Maneuvering Through the Challenges of Shoulder Dystocia

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Shoulder dystocia is a phrase that strikes fear in many of us – fear of it happening, fear of not managing the problem fast enough, fear of causing injury while trying to relieve it, and fear of legal ramifications. This fear can be debilitating, but the best way to deal with fear is to arm yourself with knowledge. Knowledge is power.

You may ask yourself, “where do I get this knowledge?” This year at the ACNM Annual Meeting, we will be discussing this important topic and will cover the following aspects:

  • Maneuvers – Including traditional management techniques learned about in school and a few newer maneuvers,
  • Institutional Readiness – How to work with your facility to properly train and prepare for shoulder dystocia,
  • Legal Ramifications – Important considerations in protecting ourselves as midwives, and
  • Psychological Effects – Especially secondary traumatic stress.

The maneuvers used to manage shoulder dystocia have deep roots in midwifery and obstetrical practice. Advances in our ability to accurately model the safety and efficacy of these maneuvers have led to some changes in the recommendations for management. Current guidelines support both the individualization of management and some standard approaches that must be met to conform with contemporary standards of care.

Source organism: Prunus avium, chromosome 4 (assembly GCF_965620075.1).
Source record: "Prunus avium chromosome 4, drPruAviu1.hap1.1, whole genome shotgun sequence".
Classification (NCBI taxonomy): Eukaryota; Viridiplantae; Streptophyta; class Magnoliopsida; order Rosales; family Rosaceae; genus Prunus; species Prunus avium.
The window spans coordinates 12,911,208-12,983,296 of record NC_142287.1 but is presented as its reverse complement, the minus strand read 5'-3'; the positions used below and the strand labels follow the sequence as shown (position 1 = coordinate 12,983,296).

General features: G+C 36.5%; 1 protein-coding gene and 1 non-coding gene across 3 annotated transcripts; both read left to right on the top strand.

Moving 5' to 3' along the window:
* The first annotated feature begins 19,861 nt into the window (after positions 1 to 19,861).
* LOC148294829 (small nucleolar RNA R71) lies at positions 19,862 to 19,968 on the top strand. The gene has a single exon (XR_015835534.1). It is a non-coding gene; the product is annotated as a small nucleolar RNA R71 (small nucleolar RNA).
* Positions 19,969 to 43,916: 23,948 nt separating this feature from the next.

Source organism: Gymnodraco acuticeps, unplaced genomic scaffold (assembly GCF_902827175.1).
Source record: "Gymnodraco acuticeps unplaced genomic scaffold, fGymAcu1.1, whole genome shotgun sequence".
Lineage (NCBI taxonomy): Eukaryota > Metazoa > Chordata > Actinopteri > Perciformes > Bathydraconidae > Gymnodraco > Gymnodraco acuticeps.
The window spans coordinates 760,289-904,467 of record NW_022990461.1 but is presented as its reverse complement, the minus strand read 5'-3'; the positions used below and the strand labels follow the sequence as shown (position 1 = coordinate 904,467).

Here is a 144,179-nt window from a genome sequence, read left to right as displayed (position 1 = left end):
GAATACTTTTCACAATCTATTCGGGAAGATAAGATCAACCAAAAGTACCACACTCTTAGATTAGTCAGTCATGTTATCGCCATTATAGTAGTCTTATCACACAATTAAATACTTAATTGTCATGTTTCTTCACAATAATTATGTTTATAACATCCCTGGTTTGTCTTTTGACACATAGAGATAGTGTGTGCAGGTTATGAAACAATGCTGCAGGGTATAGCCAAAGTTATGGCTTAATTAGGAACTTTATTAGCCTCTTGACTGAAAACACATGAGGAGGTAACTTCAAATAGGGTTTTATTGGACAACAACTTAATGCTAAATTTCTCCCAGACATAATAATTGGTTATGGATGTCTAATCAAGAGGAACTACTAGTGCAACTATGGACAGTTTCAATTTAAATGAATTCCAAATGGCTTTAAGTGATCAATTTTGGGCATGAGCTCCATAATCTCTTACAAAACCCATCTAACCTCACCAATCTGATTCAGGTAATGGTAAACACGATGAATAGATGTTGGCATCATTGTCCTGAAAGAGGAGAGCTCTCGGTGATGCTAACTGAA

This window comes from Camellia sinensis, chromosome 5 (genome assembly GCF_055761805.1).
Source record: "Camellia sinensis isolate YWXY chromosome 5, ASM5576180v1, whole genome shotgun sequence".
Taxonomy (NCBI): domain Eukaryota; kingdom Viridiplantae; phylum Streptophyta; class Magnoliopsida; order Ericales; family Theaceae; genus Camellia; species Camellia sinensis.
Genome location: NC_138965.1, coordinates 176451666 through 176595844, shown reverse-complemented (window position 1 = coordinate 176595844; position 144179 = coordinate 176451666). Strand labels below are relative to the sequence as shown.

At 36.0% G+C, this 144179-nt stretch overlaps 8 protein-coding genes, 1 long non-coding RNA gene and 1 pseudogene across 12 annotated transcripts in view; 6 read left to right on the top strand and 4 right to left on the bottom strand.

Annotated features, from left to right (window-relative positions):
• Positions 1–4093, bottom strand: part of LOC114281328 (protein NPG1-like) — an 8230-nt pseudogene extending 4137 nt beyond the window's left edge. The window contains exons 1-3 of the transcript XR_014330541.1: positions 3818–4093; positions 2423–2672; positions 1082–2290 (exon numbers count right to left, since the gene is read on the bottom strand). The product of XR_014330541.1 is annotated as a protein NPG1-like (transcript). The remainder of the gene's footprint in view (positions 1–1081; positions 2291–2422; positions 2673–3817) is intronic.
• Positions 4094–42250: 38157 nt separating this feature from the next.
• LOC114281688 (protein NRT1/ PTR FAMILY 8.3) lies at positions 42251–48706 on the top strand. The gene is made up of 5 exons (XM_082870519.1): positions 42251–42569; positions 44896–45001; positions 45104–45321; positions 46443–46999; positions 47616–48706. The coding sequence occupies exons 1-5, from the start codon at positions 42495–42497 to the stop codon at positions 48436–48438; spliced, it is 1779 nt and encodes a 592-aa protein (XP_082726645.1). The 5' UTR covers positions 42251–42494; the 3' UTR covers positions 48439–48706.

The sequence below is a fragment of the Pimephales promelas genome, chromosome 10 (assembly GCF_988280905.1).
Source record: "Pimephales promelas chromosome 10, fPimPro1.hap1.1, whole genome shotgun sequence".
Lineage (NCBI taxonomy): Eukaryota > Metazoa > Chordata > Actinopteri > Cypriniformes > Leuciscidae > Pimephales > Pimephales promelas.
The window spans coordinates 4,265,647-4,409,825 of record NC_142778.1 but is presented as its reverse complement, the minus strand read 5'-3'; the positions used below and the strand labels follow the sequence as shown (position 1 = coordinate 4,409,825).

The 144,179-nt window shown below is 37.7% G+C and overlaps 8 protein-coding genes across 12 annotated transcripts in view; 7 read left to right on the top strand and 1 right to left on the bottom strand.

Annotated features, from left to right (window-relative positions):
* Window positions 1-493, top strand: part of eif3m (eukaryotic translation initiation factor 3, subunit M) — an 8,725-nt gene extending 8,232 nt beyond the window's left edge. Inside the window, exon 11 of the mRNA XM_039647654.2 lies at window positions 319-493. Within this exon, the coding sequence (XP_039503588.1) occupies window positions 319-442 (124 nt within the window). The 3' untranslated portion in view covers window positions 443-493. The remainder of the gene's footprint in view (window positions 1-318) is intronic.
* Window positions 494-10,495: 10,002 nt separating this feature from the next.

Effective shoulder dystocia management requires a well-trained, cohesive team. Staff development at the institutional level requires training, drills, and standardized documentation. Every person working in the intrapartum unit has a role to play in a shoulder dystocia emergency. Every team member must know their role and be familiar with the roles others will play to support and enhance each other’s efforts. When necessary, they should be able to step in to take over a role typically filled by someone else.

Unfortunately, shoulder dystocia has a high risk for litigation. Protection against this risk begins during antepartum care, continues through the intrapartum period, and must also be considered after the event occurs. Due to the unpredictable nature of shoulder dystocia, these measures must be taken in the care of every pregnant individual, every time.

Secondary traumatic stress (STS) has symptoms similar to the better-known condition known as post-traumatic stress disorder (PTSD). STS may occur when individuals observe trauma experienced by others. Midwives are especially vulnerable to STS because of the close relationships we develop with individuals in our care. It can be detrimental to the individual midwife’s health, happiness, and professional practice as well as to the midwifery workforce as a whole. In our session, we will discuss ways to reduce the impact of STS both personally and professionally.  

You can learn more about shoulder dystocia by joining us at the ACNM 66th Annual Meeting, May 23-25, 2021.

Authors:

Frances Sahrphillips, CNM, MS and Cheri Van Hoover, CNM, MS, FACNM